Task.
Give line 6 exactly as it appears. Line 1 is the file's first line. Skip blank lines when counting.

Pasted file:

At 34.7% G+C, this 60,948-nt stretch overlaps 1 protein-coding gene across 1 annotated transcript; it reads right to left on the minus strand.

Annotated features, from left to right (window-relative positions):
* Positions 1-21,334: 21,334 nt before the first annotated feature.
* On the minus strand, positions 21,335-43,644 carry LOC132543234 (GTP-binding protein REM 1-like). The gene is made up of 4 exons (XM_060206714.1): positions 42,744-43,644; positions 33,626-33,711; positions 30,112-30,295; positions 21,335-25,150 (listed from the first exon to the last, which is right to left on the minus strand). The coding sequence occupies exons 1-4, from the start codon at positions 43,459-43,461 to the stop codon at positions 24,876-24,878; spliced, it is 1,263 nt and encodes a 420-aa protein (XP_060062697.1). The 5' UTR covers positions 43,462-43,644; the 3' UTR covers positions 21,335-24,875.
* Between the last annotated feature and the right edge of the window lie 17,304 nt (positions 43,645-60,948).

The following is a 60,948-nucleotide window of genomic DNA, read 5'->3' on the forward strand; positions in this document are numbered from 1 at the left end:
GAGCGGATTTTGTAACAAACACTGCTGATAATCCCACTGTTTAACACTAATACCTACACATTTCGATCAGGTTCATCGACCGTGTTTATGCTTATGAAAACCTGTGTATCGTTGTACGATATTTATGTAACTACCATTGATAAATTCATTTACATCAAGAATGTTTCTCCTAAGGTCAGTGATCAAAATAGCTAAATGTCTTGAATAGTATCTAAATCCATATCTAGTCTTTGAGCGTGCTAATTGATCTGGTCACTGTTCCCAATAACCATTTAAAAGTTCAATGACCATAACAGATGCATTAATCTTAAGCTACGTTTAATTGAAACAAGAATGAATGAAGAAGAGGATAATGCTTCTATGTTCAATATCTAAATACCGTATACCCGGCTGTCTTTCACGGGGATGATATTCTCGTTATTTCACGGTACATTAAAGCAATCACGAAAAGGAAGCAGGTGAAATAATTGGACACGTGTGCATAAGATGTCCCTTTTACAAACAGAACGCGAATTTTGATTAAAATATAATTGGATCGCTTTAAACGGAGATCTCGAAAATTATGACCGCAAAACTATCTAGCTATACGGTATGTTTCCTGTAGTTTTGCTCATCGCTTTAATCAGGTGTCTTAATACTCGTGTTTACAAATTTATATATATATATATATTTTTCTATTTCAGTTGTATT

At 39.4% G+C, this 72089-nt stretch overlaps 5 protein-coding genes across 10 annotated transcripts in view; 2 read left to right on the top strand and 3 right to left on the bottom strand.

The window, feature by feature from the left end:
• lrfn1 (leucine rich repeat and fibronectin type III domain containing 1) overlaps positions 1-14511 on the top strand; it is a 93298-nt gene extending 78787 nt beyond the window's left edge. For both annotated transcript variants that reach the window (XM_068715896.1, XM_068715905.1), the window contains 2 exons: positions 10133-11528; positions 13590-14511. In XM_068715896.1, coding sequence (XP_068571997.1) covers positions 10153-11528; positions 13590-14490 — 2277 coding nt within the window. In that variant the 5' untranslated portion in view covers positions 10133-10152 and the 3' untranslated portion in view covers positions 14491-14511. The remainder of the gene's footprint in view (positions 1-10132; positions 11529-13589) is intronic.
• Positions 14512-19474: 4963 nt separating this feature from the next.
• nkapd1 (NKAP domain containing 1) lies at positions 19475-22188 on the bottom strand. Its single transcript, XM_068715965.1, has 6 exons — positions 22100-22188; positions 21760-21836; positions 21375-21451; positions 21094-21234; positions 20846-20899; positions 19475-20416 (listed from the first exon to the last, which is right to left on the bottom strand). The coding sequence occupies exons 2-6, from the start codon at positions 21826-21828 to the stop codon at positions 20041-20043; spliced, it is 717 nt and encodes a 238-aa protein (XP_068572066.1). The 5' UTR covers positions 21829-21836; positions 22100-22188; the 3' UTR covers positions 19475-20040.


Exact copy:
The following is a 60,948-nucleotide window of genomic DNA, read 5'->3' on the forward strand; positions in this document are numbered from 1 at the left end: